This research identifies the technology-related obstacles to implementing KM technology in healthcare. Most participants replied to the lack of technological resources: such as lack of information technology, in addition to personal computers and single-user access to existing healthcare activities, inadequate infrastructure, poor design and planning, poor networking and lack of maintenance and training.

Discussion

Overall, participants describe that the decision making processes is not fully supported with knowledge management technology. Some of the reason is staff members still do not have awareness on how to use it for supporting decision making. Even, most decision-makers in hospitals are not familiar with the importance of medical KM technology. Pinheiro et al. [16] highlighted that the use of KM technology has not yet reached its full potential, since it is initially used by health administration for the decision-making process. In general, they are confronted with the challenges of using KM technology due to inefficient professional skills.

Despite limited studies of organizational factors related to human resources, particularly skills and knowledge of the use of KM technology in the developing world, particularly in Africa, several studies has shown that the skills and awareness of the use of KM technology among healthcare professionals are very low. In support of the above concept, Adane et al. [17] a report on computer and Internet usage by nurses from Nigeria's teaching hospital found that only 43% of nurses could use the technology. Likewise, only 33% of health professionals use technology for different purposes in Ethiopia.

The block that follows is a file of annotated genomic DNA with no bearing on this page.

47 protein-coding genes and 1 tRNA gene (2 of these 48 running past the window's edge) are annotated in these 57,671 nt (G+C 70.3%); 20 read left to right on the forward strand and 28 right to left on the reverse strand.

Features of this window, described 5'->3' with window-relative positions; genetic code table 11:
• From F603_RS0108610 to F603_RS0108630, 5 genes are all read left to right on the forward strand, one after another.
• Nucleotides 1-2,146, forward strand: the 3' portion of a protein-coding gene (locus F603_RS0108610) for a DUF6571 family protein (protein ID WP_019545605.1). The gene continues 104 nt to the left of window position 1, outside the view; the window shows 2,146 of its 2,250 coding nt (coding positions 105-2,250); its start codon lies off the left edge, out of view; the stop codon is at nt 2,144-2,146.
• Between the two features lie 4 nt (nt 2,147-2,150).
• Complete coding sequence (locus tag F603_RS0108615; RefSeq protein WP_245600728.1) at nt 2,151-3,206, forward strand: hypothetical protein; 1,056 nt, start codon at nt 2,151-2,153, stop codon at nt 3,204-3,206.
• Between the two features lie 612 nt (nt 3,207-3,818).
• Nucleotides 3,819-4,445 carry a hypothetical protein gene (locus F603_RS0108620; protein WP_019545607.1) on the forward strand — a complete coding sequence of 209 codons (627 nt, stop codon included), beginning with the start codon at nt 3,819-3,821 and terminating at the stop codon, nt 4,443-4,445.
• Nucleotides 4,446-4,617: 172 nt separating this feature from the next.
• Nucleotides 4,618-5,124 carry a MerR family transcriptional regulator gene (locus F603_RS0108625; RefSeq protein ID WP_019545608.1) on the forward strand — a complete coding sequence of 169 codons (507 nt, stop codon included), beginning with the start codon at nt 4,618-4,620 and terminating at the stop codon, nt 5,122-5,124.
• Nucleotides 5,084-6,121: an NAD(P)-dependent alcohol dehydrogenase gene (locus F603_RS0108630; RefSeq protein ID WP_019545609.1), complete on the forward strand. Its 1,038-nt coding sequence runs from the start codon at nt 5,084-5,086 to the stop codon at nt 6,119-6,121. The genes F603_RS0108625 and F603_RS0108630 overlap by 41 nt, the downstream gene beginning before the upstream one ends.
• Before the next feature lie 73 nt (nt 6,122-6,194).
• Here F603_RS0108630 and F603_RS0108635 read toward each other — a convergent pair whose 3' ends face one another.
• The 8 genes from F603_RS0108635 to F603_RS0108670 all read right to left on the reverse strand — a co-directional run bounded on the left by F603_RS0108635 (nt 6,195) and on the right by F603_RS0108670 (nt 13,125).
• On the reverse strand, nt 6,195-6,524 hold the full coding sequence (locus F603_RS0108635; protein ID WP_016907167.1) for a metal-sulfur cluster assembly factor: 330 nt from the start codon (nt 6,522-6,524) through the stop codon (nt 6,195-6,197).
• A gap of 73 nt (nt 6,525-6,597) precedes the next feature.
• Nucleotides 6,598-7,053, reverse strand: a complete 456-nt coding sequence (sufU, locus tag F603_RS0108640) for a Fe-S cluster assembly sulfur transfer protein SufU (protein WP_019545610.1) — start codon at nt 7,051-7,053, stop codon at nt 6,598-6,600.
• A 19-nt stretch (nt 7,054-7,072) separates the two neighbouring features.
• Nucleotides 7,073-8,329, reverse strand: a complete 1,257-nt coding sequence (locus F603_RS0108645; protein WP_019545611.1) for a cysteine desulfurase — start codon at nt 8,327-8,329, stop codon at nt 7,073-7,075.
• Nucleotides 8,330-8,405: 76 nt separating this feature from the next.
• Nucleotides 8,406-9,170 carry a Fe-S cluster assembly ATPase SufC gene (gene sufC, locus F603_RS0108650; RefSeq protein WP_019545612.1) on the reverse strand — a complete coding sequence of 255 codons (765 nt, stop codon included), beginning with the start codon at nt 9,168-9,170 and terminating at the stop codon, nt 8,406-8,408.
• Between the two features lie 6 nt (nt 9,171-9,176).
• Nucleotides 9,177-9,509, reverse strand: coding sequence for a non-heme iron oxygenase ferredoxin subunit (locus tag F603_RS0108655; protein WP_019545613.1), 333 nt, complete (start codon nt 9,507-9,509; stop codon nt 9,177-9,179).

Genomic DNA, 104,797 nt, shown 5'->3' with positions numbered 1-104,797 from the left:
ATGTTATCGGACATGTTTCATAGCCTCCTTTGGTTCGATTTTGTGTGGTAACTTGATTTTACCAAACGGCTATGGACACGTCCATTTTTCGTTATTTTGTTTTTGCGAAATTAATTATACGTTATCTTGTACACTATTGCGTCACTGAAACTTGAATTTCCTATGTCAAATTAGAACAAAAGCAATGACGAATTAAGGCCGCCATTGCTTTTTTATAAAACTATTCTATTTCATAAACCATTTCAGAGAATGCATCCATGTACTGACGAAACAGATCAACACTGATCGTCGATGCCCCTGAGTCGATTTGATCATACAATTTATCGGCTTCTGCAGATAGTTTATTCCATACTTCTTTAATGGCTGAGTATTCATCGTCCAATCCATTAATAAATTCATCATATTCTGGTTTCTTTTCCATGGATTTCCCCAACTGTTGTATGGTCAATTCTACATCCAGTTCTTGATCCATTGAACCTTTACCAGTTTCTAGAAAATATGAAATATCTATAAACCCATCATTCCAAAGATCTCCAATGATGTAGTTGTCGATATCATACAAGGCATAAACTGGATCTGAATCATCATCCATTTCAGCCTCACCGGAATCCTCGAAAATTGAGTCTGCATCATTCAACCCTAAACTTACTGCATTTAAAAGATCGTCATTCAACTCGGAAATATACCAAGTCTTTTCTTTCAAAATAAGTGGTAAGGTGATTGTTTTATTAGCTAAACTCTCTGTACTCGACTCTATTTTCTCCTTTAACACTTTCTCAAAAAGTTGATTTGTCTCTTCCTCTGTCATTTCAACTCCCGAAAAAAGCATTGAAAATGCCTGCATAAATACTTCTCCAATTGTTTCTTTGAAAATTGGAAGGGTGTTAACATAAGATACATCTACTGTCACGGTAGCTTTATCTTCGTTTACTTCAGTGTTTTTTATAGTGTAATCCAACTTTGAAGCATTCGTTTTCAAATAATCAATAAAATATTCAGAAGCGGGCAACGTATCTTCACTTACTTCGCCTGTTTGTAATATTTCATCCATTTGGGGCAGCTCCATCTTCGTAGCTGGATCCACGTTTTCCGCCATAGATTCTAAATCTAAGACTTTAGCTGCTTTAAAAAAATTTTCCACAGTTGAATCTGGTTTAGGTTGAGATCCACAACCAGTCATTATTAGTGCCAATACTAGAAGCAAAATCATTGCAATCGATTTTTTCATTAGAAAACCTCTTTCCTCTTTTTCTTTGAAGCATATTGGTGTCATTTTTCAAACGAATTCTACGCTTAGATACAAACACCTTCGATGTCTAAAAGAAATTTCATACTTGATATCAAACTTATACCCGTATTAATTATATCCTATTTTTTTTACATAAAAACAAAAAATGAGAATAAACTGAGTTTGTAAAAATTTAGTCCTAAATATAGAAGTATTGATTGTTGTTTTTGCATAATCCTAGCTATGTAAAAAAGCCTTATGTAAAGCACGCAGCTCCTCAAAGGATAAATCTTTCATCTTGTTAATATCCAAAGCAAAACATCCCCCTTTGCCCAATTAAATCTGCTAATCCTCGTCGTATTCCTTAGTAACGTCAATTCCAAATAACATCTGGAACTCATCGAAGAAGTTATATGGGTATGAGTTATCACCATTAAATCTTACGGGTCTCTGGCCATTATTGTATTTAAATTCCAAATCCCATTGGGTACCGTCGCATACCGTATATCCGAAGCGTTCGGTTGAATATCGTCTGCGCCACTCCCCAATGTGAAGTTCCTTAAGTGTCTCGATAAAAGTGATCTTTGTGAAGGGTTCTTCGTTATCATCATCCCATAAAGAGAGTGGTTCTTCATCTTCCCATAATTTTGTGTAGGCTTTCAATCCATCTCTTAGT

Furthermore, based on the finding with observational methods the barriers identified as organizational factors for use and implementing KM technology in Ethiopia health sector were lack of top-level management support, Poor organizational structures, Lack of leadership, Poor organizational culture, Insufficient planning and Lack of well-formulated strategy and policy. Yagos et al. [18] confirmed that despite the other results of this report, many obstacles appear to obstruct the implementation and use of technology in healthcare. This includes insufficient technical knowledge and skills of health workers; weak administrative support, poor organizational structures, lack of leadership, poor organizational structure and lack of technology policy.